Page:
Monday, June 10, 2013

It's important to be professional

Sometimes I can't find a picture to go with the topic of my opinion pieces, so I made my own. Graphic designer I am not.

It's important to always be professional. Note that I didn't say A professional; it is perfectly awesome to be an amateur dancer for your entire dance life. But even if you never want to dance for money, you should still always have a professional attitude. It makes everything flow more smoothly, from class to haflas to traveling to events with your fellow dancers.

One of the best things about a professional attitude is that unlike pro costuming, nice props, and weekend intensives, it doesn't cost you anything. The most inexperienced, broke dancer can still be the nicest, most helpful person backstage and thus make a better impression than the professional in a custom dress from Egypt and the diva attitude. When you respect your fellow dancers, event coordinators, helpers and audience, people remember you and want to work with you in the future. By the same token, getting snotty about some minor problem at a student showcase can leave a sour taste that will linger well into your career.

So how do you develop a professional attitude? The first step is to always be polite! Don't trash-talk your fellow performers (if you do need to complain about something, save it for later). Be gracious when giving and receiving compliments. Don't take up more than your fair share of the dressing room or mirror. Be willing to help your fellow dancers make last-minute costume adjustments. Thank people for allowing you to be part of their show, for dancing with you, for taking pictures, for coming to the show, whatever. Smile, or maintain a pleasantly neutral face.

The second step is to always be reliable. Be the one who sends her music on time, shows up early, stays after to help, promotes the event, is willing to carpool, always comes to class, etc etc etc. When people see that you are dedicated and can be counted on, they tend to take notice of you.

The third step is to be positive. This was a struggle for me and still is on some days! Being positive means not complaining when something in class is difficult (or if you do complain, make it good-natured, "Oh, I'm going to feel this tomorrow! At least I burned off that pizza I ate for dinner!"). Being positive means that when you show up for a gig and there's only three people in the audience, you put as much energy into it as if there were three hundred. Being positive means that your social media presence is always upbeat, that you post nice comments on others' wall posts and YouTube videos. Being positive means that if you have a problem with a teacher, student, venue, event organizer or workshop instructor, you take it up with them privately rather than airing it on Facebook.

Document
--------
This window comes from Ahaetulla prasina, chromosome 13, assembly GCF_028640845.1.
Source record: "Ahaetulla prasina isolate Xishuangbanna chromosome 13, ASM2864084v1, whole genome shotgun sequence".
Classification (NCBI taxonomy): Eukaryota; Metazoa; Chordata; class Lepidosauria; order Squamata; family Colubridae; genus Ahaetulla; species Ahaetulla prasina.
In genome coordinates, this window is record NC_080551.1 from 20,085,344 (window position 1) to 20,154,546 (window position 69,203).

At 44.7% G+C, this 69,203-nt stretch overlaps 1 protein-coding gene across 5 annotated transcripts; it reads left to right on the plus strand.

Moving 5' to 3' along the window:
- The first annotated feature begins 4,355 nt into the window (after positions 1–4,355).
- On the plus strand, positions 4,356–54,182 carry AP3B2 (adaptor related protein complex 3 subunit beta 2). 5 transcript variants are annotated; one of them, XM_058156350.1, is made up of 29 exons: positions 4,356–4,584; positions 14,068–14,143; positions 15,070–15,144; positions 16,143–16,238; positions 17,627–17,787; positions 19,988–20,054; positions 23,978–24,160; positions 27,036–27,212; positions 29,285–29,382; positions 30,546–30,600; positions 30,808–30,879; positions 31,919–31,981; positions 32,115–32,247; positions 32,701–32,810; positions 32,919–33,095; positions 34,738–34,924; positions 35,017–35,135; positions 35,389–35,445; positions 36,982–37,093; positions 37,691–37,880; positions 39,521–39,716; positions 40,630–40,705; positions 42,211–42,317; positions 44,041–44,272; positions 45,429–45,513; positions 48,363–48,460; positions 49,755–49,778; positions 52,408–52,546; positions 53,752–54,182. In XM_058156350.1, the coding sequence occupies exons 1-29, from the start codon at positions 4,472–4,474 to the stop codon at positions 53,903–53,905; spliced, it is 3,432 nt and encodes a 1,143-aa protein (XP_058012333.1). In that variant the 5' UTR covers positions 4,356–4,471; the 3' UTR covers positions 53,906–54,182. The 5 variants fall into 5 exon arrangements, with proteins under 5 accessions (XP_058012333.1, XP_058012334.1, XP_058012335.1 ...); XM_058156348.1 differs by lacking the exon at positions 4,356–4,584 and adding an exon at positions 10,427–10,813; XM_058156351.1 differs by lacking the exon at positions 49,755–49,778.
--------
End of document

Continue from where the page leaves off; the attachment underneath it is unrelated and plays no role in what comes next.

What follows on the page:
The fourth step is treating every gig like a professional gig. No more "Oh, it's just a student hafla, I'll just wear these old things and not bother with lipstick." You do full hair and makeup for every show, and you wear the nicest costume possible within your budget. And when you step out onto the stage (which is actually just a little empty spot in the dining area of a coffee shop), you turn on your mega-watt personality and you dance with your whole heart and soul.
The fifth step is to own up to it when you fail. Everyone has off days. Sometimes you get some bad news right before a gig, or you just feel cruddy in class, or something else in life is bothering you and you slip up and say or do something mean. When this happens, apologize. Don't make a huge big deal that draws more attention to it, but contact the people affected and say "I realize that I was really off last night and I was pretty rude backstage. I feel awful about it and if I hurt or offend anyone, I sincerely apologize."

There are other steps you need to take when you want to be an actual professional, but I'm still learning those as I go so I don't feel qualified to give much advice on them. For now, start with the things in this post, and I have a feeling you'll find yourself very popular at your local events, and as a bonus, the more positive you act in class and on stage, the more positive you feel inside. And that comes from a card carrying sarcastic cynic, so you know I'm not just making it up.


  1. There's a saying my dad gave me back before I entered the working world and I think it applies to a number of areas, feel free to borrow:
    "The greatest ability is dependability." His point being, even if you're only so-so at something, even if someone else is much much better than you, if you're the dependable one, you're the one they will call on. Every. Single. Time.

    1. Sometimes dad wisdom is the best wisdom!


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